- June is National Homeownership Month!
- Now is a great time to reflect on the many benefits of homeownership that go way beyond the financial.
- What reasons do you have to own your own home?
There have been many headlines decrying an “affordability crisis” in the residential real estate market. While it is true that buying a home is less affordable than it had been over the last ten years, we need to understand why and what that means.
On a monthly basis, the National Association of Realtors (NAR), produces a Housing Affordability Index. According to NAR, the index…
“…measures whether or not a typical family earns enough income to qualify for a mortgage loan on a typical home at the national and regional levels based on the most recent price and income data.”
Their methodology states:
“To interpret the indices, a value of 100 means that a family with the median income has exactly enough income to qualify for a mortgage on a median-priced home. An index above 100 signifies that family earning the median income has more than enough income to qualify for a mortgage loan on a median-priced home, assuming a 20 percent down payment.”
So, the higher the index, the more affordable it is to purchase a home. Here is a graph of the index going back to 1990:
It is true that the index is lower today than any year from 2009 to 2017. However, we must realize the main reason homes were more affordable. That period of time immediately followed a housing crash and there were large numbers of distressed properties (foreclosures and short sales). Those properties were sold at large discounts.
Today, the index is higher than any year from 1990 to 2008. Based on historic home affordability data, that means homes are more affordable right now than any other time besides the time following the housing crisis.
With mortgage rates remaining low and wages finally increasing, we can see that it is MORE AFFORDABLE to purchase a home today than it was last year!
With wages increasing, price appreciation moderating, and mortgage rates remaining near all-time lows, purchasing a home is a great move based on historic affordability numbers.
As loved ones start to get older, we start to wonder: how long will they be able to live alone? Will they need someone there to help them with daily life? There’s a reason to ask those questions now more than ever, as the average life expectancy in the U.S. is 78 years old! As a result, 41% of Americans in the market are searching for a home that can accommodate a multigenerational family.
The graph below shows the number of people by generation that purchased a multigenerational home because they will either be taking care of an aging parent or they just want to spend time together.
Of those buyers, 26% indicated they will be taking care of an aging parent, and 14% said they want to spend time with an aging parent. These numbers do not come as a surprise. According to Pew Research Center, 64 million Americans (20% of the population) lived in a multigenerational household in 2016 (Last numbers available).
An increasing number of studies affirm the benefits of being part of a multigenerational household. These benefits aren’t just for the grandchildren, but for the grandparents as well. According to these two resources:
“Children who are close to their grandparents have fewer emotional and behavioral problems and are better able to cope with traumatic life events, like a divorce or bullying at school”.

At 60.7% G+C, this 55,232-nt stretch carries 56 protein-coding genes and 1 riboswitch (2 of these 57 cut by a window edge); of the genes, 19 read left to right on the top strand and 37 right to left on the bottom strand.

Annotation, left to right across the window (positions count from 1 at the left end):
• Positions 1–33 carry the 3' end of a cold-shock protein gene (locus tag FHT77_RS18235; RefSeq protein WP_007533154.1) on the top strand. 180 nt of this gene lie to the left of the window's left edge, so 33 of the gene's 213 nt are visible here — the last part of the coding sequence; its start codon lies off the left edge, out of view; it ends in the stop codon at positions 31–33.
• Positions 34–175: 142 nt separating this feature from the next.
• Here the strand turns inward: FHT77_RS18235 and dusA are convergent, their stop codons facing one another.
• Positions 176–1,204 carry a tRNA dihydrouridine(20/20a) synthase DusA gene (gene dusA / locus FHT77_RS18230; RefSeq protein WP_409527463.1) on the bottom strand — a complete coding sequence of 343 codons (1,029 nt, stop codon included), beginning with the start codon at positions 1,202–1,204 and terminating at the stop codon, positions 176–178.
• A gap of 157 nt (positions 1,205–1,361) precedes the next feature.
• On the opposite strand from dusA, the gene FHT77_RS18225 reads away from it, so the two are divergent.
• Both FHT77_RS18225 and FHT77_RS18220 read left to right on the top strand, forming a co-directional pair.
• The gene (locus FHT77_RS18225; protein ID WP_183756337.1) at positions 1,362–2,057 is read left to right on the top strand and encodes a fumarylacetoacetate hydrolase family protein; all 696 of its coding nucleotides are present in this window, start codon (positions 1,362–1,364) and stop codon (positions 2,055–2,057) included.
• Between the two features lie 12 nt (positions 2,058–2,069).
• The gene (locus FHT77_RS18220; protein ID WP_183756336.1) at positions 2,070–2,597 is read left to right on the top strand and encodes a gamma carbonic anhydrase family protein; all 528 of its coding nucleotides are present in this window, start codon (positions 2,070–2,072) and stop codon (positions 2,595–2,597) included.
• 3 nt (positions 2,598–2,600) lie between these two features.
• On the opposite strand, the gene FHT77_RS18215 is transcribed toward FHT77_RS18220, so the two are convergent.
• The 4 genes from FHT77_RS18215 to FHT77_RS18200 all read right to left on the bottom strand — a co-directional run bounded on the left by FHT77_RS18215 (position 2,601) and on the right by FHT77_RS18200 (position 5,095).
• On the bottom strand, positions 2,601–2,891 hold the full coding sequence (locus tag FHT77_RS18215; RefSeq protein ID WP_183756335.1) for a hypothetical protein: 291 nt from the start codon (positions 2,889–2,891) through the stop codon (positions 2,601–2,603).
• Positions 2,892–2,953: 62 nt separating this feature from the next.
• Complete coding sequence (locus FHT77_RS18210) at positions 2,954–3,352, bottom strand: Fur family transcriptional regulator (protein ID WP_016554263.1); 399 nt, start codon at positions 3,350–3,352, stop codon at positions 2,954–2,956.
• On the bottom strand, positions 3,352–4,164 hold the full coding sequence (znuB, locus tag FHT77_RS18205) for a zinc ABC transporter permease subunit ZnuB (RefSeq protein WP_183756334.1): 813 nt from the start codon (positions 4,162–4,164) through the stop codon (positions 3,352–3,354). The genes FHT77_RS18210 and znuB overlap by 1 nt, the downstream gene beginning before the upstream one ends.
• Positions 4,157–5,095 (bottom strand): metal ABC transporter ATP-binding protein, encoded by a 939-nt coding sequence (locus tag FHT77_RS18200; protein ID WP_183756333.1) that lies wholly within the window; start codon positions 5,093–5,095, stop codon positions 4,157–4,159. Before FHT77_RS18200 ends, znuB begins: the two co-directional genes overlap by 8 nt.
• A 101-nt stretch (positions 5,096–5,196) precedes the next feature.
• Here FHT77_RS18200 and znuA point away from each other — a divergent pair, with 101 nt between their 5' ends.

“Researchers found that emotionally close ties between grandparents and adult grandchildren reduced depressive symptoms in both groups”.
This research gives helpful insight into why 41% of Americans are in the market to buy a multigenerational home.
If you have a home that could accommodate a multigenerational family and are thinking about selling, now is the perfect time to put it on the market! The number of buyers looking for this type of home will only continue to increase.
In today’s housing market, home prices are increasing at a slower pace (3.7%) than they have over the last eight years (6-7%). However, they are still are above historical norms. Low supply of listed homes and high demand from buyers has pushed prices to rise rapidly.
In the mind of the homeowner, annual home price appreciation over 6% has become the new normal. This becomes a challenge when a homeowner looks to refinance or sell their home, as the expectation of what the homeowner believes the home should be worth does not always line up with the bank’s appraisal.
Every month, the Home Price Perception Index (HPPI) measures the disparity between what a homeowner seeking to refinance their home believes their house is worth and what an appraiser’s evaluation of that same home is.
Over the last five months, the gap between the homeowner’s opinion and the bank’s appraisal has widened to -0.78%. This is important for homeowners to note, as even a 0.78% difference in appraisal can mean thousands of dollars that a buyer or seller would have to come up with at closing (depending on the price of the home).
The chart below illustrates the changes in home price estimates over the last 12 months.
According to realtor.com, “the share of homes which had their prices cut increased by 2% compared to last year”. Thirty-seven out of the 50 largest US housing markets saw an increase in overall price reductions.
In today’s market, you need an expert agent who can help price your house right from the start. Homeowners who make the mistake of overpricing their homes will eventually have to drop the price. This leaves buyers wondering if the price drop was caused by something wrong with the house. In reality, nothing is wrong- the price was just too high!
If you are planning on selling your house in today’s market, let’s get together to set your listing price properly from the start!
In today’s real estate market, low inventory dominates the conversation in many areas of the country. It can often be frustrating to be a first-time homebuyer if you aren’t prepared.